Analysts remain upbeat on Under Armour Inc. after management provided a bullish outlook for the company, whose revenues and overall brand perception have skyrocketed in the past year.
During its investor day on Wednesday, the Baltimore-based athletic-footwear-and-apparel company said it plans to boost its revenues to $7.5 billion by 2018, representing a 25 percent annual growth rate, driven by footwear, international and its Connected Fitness platform.
With accelerated momentum in basketball, buoyed by its partnership with 2015 NBA MVP Stephen Curry, the firm announced an extension of its endorsement deal with Curry in tandem with its updated revenue goals.
The deal, analysts say, is fitting since Curry’s signature shoe is a top seller. The firm expects footwear revenues to accelerate to $1.7 billion by 2018, from $431 million in 2014. That figure represents a 40 percent, four-year, compound annual growth rate (CAGR).
“In the near term, Under Armour is focused on performance footwear,” wrote Sterne Agee CRT analyst Sam Poser in a Sept. 16 note. “We believe Under Armour is building out a team to enter the lifestyle footwear market to complement the sportswear-apparel category.”
Among the other components of Under Armour’s growth goals are a 50 percent, four-year growth target for its international business — representing 18 percent of total sales — and $200 million in revenues for Connected Fitness in 2018, compared with revenues of $30 million in 2014.
After initial concerns regarding how the firm would monetize its $710 million investment in the Connected Fitness platform, which is now estimated to have around 150 million users, market watchers now seem more positive about the venture.
“The Connected Fitness technology is a great mechanism to provide Under Armour with unique consumer insight,” Poser said. “The benefits will primarily help drive the women’s and international businesses. … [Under Armour] will get to know [its] customers intimately: their exercise, daily activity, nutrition, sleep, weight and how she feels. Such information will be used to better connect with her in an individualized manner.”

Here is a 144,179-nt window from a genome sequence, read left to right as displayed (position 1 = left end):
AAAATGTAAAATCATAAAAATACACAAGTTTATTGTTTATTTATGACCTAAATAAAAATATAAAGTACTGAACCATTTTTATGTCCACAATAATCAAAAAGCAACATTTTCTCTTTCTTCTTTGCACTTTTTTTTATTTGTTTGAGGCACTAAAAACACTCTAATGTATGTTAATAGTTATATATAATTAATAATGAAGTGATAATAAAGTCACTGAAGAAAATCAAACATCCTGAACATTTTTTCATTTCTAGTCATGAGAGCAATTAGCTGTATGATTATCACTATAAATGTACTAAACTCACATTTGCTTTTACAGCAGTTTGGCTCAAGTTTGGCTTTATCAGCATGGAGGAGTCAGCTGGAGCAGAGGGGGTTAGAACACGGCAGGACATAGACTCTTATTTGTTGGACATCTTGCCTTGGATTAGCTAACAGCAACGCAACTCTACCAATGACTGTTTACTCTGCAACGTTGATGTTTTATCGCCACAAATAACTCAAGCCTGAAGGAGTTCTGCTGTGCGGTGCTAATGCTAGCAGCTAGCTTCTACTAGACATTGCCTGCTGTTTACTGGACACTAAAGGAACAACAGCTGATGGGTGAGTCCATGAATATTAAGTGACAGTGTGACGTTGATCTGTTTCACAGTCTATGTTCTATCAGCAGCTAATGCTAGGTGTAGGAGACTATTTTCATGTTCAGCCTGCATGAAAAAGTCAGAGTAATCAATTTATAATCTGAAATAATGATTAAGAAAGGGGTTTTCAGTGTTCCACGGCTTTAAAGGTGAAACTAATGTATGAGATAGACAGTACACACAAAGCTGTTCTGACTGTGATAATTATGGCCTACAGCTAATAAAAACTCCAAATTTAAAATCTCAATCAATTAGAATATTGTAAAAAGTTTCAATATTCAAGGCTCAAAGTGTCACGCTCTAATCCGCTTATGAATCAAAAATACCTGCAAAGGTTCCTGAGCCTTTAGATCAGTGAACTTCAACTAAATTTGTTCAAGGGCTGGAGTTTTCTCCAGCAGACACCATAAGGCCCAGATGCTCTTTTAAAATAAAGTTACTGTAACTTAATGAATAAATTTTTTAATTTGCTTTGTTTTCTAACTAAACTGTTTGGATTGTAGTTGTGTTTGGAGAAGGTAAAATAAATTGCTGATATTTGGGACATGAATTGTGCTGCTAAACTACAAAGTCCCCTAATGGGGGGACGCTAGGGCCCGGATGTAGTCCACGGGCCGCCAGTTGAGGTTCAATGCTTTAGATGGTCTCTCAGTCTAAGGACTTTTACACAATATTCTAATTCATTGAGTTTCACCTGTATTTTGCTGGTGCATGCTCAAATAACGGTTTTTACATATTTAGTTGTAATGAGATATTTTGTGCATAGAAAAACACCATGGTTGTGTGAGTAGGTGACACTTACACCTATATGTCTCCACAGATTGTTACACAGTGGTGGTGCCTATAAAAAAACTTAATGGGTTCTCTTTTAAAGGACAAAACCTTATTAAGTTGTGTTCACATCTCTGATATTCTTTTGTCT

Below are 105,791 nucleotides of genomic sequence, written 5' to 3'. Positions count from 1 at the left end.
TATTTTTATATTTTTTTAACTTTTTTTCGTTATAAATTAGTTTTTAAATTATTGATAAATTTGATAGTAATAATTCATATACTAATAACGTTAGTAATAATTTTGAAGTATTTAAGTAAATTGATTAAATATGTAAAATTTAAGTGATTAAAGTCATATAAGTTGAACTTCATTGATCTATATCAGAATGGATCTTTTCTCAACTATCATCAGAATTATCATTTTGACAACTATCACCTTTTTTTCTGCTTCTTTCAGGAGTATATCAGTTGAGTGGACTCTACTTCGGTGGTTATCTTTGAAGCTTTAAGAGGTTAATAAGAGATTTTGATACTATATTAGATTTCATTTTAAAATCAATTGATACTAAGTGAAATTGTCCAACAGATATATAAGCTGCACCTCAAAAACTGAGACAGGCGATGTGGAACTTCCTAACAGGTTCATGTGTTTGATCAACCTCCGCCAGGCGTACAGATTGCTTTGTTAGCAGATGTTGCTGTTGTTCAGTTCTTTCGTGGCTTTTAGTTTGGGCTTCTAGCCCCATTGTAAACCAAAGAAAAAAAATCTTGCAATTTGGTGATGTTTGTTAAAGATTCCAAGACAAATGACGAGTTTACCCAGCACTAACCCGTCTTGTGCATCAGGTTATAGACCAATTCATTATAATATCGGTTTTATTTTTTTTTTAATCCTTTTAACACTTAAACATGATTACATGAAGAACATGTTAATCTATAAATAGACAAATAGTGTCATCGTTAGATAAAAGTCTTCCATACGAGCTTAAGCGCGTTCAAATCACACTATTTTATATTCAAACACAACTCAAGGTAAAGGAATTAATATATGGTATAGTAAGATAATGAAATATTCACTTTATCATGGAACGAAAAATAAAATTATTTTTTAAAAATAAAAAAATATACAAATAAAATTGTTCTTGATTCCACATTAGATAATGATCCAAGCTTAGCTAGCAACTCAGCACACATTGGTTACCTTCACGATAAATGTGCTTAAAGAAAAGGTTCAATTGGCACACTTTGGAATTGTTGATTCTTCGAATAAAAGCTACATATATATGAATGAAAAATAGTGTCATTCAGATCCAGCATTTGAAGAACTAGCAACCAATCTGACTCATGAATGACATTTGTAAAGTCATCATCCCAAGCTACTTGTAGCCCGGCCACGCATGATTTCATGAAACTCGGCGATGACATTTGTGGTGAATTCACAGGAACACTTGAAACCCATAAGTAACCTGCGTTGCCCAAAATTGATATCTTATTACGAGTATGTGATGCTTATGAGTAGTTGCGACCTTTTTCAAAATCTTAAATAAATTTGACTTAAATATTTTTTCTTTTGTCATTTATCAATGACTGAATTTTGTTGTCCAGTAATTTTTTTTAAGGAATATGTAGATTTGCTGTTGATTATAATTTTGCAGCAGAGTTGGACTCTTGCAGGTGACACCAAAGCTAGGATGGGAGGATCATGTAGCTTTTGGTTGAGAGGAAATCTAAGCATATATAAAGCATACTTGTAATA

Still, Jefferies LLC analysts pointed out, in a Sept. 17 report, that Under Armour’s aggressive growth goals will be accompanied by ramped-up expenses.
“Growth requires investment,” the report stated. “[Selling, general and administrative expenses] are expected to deleverage slightly over the next few years, as leverage in some areas is more than offset by opportunistic investments in marketing to build Under Armour’s authority in less established categories, as well as spending in international, Connected Fitness, [direct-to-consumer] and technology.”
The Jefferies analysts added that they expect the firm’s investments to leave it “well-positioned for the long term and to drive higher-margin dollars.”
Similarly, Poser — who reduced his earnings-per-share estimates due to investments — said Under Armour remains his top pick for long-term-growth investors. “Needed investments in marketing and infrastructure are accelerating to support the brand and its growth,” Poser wrote.
The women’s business also remains a big focus for Under Armour, as well as apparel, which is projected to hit $5 billion in 2018 — a 21 percent compound growth rate.
“As a category in which Under Armour doesn’t play, sportswear is a large opportunity, as the category makes up 25 percent of [its] two largest competitors’ business,” Poser wrote. “Sportswear will be a 2018 story.”
Under Armour’s operating income is targeted to nearly double from 2015 levels, to $800 million, by 2018.
“We believe management is more focused than ever on transforming Under Armour into a scale-able global business, with plans to sharpen merchandising assortments, introduce new product segmentation and invest in a more efficient supply chain,” wrote Citi Research analyst Kate McShane in a Sept. 16 note.